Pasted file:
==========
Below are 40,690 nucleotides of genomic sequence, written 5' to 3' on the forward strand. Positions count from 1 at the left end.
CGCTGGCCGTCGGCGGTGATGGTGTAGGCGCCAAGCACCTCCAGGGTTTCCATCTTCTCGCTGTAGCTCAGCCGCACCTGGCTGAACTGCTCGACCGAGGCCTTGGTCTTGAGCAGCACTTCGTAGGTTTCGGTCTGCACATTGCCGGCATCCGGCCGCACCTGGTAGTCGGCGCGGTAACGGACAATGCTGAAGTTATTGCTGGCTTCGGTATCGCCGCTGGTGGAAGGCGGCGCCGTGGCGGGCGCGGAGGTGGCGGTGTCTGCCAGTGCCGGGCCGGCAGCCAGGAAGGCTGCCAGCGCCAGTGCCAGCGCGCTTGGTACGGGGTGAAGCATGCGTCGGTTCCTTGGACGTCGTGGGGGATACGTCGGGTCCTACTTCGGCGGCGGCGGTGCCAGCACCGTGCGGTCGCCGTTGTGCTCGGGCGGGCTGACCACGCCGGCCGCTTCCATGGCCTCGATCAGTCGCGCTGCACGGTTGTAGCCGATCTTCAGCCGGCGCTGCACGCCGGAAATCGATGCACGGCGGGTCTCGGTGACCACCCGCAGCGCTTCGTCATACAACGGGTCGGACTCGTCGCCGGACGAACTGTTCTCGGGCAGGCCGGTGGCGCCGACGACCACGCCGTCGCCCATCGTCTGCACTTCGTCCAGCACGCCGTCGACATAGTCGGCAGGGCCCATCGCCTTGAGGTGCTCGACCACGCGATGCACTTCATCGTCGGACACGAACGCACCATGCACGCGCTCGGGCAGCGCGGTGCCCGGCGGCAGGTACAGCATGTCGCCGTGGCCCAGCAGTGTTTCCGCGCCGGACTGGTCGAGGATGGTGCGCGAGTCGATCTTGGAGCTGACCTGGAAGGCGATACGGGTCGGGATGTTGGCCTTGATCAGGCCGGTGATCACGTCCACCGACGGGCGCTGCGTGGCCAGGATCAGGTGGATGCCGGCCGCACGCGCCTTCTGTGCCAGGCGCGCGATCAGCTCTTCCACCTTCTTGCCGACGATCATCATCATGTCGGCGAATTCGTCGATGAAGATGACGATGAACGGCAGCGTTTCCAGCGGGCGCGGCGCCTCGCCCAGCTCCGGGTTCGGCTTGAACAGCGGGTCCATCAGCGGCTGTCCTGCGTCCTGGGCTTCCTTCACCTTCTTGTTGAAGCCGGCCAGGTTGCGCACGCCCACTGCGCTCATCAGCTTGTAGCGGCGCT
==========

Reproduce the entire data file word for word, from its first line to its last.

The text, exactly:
Below are 40,690 nucleotides of genomic sequence, written 5' to 3' on the forward strand. Positions count from 1 at the left end.
CGCTGGCCGTCGGCGGTGATGGTGTAGGCGCCAAGCACCTCCAGGGTTTCCATCTTCTCGCTGTAGCTCAGCCGCACCTGGCTGAACTGCTCGACCGAGGCCTTGGTCTTGAGCAGCACTTCGTAGGTTTCGGTCTGCACATTGCCGGCATCCGGCCGCACCTGGTAGTCGGCGCGGTAACGGACAATGCTGAAGTTATTGCTGGCTTCGGTATCGCCGCTGGTGGAAGGCGGCGCCGTGGCGGGCGCGGAGGTGGCGGTGTCTGCCAGTGCCGGGCCGGCAGCCAGGAAGGCTGCCAGCGCCAGTGCCAGCGCGCTTGGTACGGGGTGAAGCATGCGTCGGTTCCTTGGACGTCGTGGGGGATACGTCGGGTCCTACTTCGGCGGCGGCGGTGCCAGCACCGTGCGGTCGCCGTTGTGCTCGGGCGGGCTGACCACGCCGGCCGCTTCCATGGCCTCGATCAGTCGCGCTGCACGGTTGTAGCCGATCTTCAGCCGGCGCTGCACGCCGGAAATCGATGCACGGCGGGTCTCGGTGACCACCCGCAGCGCTTCGTCATACAACGGGTCGGACTCGTCGCCGGACGAACTGTTCTCGGGCAGGCCGGTGGCGCCGACGACCACGCCGTCGCCCATCGTCTGCACTTCGTCCAGCACGCCGTCGACATAGTCGGCAGGGCCCATCGCCTTGAGGTGCTCGACCACGCGATGCACTTCATCGTCGGACACGAACGCACCATGCACGCGCTCGGGCAGCGCGGTGCCCGGCGGCAGGTACAGCATGTCGCCGTGGCCCAGCAGTGTTTCCGCGCCGGACTGGTCGAGGATGGTGCGCGAGTCGATCTTGGAGCTGACCTGGAAGGCGATACGGGTCGGGATGTTGGCCTTGATCAGGCCGGTGATCACGTCCACCGACGGGCGCTGCGTGGCCAGGATCAGGTGGATGCCGGCCGCACGCGCCTTCTGTGCCAGGCGCGCGATCAGCTCTTCCACCTTCTTGCCGACGATCATCATCATGTCGGCGAATTCGTCGATGAAGATGACGATGAACGGCAGCGTTTCCAGCGGGCGCGGCGCCTCGCCCAGCTCCGGGTTCGGCTTGAACAGCGGGTCCATCAGCGGCTGTCCTGCGTCCTGGGCTTCCTTCACCTTCTTGTTGAAGCCGGCCAGGTTGCGCACGCCCACTGCGCTCATCAGCTTGTAGCGGCGCT